Dabbling with different social networks and apps can be beneficial if an organization is maximizing its potential on the most prominent social network, but being the master of one domain is much more beneficial than being the jack-of-all-trades.

The trickiest part of social media is that it’s still so new when compared to other business facets of an organization. Marketing, advertising and public relations, for example, have been around forever, and thus have proven methods and philosophies.

Most organizations fall into the trap of approaching social media with a salesmen’s mind-set, as if it were traditional marketing. The problem is that social media is a different beast than these other categories, and it needs to be strategized accordingly.

When brands post links on their Facebook any more than sparingly, fans view it as them saying, “Oh, you came onto Facebook to look at pictures of your niece’s 2nd birthday party? Well, we don’t care! Click here, read this, and then buy that. NOW!”

While people are on Facebook, they have a mind-set different from when they’re watching TV or browsing another website. If brands are trying to sell to them in the same manner they do via traditional advertising, they will likely be tuned out and have their future page posts hidden from view.

The future of social media in sports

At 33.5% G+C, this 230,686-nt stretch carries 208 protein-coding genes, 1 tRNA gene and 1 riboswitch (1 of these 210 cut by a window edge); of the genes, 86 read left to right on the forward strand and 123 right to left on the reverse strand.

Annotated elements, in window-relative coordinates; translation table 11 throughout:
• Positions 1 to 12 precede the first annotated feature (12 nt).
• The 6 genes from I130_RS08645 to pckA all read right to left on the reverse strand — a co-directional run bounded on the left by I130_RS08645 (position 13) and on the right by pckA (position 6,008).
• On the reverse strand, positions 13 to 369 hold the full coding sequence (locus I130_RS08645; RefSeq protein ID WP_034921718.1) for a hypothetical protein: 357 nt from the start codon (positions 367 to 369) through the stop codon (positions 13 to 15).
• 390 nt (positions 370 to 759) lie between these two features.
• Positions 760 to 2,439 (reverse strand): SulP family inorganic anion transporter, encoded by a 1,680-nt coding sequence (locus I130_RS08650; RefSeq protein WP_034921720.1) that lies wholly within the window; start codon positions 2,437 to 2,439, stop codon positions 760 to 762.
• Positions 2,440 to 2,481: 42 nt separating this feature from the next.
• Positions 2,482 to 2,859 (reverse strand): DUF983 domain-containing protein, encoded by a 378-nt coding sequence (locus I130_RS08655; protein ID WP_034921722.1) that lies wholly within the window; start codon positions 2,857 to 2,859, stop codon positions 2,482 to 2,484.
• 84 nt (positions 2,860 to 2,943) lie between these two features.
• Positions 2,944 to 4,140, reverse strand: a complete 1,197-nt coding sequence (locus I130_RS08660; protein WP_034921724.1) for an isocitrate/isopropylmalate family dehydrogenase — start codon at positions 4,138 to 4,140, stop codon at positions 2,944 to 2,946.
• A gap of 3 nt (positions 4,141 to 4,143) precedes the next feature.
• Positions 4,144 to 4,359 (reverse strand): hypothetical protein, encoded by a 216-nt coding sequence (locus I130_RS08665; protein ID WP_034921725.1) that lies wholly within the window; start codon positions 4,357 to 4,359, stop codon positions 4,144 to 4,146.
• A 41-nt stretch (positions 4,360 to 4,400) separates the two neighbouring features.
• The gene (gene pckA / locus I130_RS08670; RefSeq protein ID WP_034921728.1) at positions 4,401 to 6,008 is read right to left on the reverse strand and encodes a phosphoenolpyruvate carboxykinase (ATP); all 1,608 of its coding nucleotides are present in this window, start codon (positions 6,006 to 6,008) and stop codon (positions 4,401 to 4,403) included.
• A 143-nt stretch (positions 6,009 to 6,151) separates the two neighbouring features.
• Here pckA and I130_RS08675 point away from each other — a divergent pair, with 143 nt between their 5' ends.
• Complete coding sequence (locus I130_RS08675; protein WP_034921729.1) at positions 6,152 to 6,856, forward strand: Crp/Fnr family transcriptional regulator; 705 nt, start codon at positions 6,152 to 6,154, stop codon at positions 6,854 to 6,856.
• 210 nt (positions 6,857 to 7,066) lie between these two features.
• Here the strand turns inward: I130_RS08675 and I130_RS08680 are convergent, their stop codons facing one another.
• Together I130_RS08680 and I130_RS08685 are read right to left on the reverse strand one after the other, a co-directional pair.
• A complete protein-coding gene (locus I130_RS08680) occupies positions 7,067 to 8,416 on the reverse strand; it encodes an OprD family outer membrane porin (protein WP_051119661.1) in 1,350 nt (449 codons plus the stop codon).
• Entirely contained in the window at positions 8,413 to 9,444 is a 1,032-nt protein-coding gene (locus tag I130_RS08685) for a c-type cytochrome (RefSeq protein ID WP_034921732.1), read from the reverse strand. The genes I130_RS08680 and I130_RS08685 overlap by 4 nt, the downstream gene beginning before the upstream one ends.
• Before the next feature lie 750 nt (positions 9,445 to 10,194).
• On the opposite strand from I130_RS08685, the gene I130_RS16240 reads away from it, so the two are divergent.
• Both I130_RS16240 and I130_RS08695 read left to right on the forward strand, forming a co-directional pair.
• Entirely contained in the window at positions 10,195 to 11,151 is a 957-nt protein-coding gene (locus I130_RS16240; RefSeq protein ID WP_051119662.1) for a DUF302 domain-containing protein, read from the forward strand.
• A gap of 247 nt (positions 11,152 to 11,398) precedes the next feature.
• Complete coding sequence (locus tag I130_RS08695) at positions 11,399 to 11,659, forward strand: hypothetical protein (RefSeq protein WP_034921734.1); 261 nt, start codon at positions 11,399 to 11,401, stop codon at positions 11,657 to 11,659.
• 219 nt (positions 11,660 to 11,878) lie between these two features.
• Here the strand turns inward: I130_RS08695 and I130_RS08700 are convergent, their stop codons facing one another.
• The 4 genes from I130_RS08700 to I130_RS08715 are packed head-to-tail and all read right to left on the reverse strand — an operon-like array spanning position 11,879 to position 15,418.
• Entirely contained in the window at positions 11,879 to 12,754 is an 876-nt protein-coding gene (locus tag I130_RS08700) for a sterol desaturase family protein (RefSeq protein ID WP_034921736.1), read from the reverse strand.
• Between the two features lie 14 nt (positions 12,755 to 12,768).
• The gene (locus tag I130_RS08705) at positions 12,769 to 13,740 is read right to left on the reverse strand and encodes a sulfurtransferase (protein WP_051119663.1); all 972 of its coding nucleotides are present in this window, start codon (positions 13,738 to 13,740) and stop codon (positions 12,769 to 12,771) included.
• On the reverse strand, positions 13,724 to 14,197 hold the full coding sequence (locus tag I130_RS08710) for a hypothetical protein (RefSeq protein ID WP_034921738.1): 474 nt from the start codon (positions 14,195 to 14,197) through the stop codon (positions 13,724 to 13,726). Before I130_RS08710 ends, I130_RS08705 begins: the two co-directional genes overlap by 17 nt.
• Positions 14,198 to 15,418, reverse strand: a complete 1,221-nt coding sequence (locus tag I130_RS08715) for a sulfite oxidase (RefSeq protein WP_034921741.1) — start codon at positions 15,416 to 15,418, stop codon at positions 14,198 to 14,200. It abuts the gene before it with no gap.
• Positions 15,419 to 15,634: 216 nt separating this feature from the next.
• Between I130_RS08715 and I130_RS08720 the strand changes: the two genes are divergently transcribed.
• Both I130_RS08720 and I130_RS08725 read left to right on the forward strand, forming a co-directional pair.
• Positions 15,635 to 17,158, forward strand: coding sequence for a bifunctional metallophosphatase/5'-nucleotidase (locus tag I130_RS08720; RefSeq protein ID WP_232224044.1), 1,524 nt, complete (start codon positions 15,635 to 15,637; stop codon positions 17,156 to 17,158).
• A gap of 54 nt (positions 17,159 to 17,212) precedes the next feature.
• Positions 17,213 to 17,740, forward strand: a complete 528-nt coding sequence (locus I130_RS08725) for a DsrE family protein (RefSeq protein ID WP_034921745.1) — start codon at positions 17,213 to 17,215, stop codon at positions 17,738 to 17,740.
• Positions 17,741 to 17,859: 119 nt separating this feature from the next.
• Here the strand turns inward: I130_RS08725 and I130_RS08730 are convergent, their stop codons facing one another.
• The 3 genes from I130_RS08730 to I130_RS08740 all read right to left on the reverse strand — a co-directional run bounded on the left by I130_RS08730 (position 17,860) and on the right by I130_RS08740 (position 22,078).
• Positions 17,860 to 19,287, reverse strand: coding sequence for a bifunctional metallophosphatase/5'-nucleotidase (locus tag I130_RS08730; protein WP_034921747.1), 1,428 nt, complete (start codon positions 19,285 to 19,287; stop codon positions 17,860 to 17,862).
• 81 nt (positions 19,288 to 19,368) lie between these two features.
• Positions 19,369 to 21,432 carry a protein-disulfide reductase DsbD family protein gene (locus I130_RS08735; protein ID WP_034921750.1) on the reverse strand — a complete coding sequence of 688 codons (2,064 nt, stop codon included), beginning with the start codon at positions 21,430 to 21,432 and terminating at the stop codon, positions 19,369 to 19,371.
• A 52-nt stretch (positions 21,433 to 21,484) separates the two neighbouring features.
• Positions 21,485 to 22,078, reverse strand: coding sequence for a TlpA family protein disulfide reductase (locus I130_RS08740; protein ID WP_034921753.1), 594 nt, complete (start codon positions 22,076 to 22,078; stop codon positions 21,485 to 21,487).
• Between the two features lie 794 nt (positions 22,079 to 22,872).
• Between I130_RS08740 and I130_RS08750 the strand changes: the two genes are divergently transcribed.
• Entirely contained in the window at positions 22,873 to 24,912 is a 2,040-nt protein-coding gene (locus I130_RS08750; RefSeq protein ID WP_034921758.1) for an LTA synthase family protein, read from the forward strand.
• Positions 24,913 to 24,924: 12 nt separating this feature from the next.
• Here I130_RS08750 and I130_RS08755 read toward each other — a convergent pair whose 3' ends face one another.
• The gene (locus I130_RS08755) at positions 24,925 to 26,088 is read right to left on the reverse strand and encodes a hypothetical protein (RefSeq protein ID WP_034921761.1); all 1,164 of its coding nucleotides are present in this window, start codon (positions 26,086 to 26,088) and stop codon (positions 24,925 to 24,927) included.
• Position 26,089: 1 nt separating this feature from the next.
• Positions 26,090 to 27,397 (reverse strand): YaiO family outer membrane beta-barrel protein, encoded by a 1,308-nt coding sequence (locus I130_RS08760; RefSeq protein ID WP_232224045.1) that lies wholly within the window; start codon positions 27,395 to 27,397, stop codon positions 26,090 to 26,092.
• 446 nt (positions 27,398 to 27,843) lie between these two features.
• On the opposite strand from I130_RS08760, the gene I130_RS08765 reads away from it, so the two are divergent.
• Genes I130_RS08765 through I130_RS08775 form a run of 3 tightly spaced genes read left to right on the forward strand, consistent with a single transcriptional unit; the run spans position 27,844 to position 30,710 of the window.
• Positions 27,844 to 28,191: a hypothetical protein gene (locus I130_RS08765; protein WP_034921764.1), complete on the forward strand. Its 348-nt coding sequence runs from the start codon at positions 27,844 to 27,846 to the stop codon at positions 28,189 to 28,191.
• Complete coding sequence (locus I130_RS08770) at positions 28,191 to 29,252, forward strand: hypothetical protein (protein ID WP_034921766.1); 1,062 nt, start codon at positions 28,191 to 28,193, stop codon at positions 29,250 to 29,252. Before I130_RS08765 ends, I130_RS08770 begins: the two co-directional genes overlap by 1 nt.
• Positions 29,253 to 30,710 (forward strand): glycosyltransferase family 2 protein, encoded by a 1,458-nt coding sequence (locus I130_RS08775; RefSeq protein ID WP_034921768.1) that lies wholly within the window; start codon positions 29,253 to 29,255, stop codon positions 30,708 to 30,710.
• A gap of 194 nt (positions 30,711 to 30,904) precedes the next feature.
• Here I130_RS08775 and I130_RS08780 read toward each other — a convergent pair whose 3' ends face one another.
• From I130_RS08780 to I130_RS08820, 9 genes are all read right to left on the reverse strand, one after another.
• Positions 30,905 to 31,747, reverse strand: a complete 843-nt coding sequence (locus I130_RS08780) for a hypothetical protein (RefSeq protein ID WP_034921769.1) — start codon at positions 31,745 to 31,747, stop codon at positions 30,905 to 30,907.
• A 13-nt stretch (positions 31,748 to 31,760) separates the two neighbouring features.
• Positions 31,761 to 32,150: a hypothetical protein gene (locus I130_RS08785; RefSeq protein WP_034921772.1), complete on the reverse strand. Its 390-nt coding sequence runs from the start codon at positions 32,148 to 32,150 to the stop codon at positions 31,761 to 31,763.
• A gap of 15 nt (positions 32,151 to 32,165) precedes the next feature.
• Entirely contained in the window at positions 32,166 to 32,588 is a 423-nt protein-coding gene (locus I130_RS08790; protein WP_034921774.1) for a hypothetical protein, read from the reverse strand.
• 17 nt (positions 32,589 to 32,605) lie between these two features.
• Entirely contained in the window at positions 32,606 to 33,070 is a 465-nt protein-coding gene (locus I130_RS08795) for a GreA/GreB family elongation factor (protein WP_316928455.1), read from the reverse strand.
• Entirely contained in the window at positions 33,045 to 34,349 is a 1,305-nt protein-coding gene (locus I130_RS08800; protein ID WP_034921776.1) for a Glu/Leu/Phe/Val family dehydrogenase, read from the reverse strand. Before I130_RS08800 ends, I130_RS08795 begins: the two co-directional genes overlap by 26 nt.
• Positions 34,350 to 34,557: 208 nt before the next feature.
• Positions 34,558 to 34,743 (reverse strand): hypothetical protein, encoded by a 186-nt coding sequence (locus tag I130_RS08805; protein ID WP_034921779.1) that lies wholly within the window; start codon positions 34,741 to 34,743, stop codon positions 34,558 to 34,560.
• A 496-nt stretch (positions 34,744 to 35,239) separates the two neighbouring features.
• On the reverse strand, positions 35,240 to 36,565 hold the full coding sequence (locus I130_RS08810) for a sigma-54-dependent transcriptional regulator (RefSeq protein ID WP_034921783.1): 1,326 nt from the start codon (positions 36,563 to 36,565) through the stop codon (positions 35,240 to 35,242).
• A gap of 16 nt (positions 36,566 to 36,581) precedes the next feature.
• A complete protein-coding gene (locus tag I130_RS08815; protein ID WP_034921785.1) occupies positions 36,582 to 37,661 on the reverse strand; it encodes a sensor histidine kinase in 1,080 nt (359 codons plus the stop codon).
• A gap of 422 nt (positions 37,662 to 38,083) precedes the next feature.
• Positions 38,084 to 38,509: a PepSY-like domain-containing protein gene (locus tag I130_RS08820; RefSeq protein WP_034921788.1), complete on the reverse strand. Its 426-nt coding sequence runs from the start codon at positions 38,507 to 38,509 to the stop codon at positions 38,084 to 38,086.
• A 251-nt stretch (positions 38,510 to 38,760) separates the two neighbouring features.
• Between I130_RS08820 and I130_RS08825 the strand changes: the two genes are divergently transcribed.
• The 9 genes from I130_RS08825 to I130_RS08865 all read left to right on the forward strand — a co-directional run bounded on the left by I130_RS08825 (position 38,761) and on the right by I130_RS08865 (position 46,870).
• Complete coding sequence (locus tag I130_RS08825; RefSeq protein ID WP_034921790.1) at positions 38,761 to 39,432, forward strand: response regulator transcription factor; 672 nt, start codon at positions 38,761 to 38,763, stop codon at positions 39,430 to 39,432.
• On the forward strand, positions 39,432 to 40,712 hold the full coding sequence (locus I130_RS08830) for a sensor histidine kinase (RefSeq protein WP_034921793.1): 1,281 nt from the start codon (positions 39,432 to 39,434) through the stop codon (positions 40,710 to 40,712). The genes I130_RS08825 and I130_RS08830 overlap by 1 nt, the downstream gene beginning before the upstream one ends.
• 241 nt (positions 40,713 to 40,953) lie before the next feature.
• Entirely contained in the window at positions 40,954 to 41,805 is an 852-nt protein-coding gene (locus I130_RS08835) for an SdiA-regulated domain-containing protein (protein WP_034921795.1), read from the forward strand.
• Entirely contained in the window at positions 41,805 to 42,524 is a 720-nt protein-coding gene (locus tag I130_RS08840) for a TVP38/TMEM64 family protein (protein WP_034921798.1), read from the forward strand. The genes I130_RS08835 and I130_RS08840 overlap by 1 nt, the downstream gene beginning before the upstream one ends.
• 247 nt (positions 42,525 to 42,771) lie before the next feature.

When we look back at the evolution of a fan’s at-home game-viewing experience, it’s fascinating to think about the improvements from radio to TV, and then TV’s own advancements to color, cable, DVR, HD and 3-D. Similarly, I expect professional and collegiate teams to continue improving their focus on their fans’ social media experience.

While teams want fans to come out to the stadium, they also will continue to concentrate on the growing opportunities to reach their fans via social media.

I anticipate teams posting more and more of their best content on their Facebook pages instead of their websites, thus posting fewer links that ask fans to leave Facebook in order to consume that content.

To continue giving sponsors the value that banner ads provide them on their website, teams will integrate their sponsors (and their sponsors’ Facebook pages) into multiple aspects of the team’s Facebook page.

Lastly, one of the most telling signs that social media is here to stay will come very soon, as every organization, which presumably has a marketing and communications department, will also have a social media department. Instead of assigning one person from marketing, there will be several full-time employees whose job descriptions will consist of strictly social media-based responsibilities. This will lead to the more effective implementation of social media strategies, which will ultimately benefit the initiatives of all other departments.

Still doubting? Don’t look now … it’s already happening.

Jeff Weiner (jweiner@esblsocialmedia.com) is CEO of ESBL Social Media, which helps athletes, sports personalities and NCAA teams expand their social media metrics and convert them into revenue.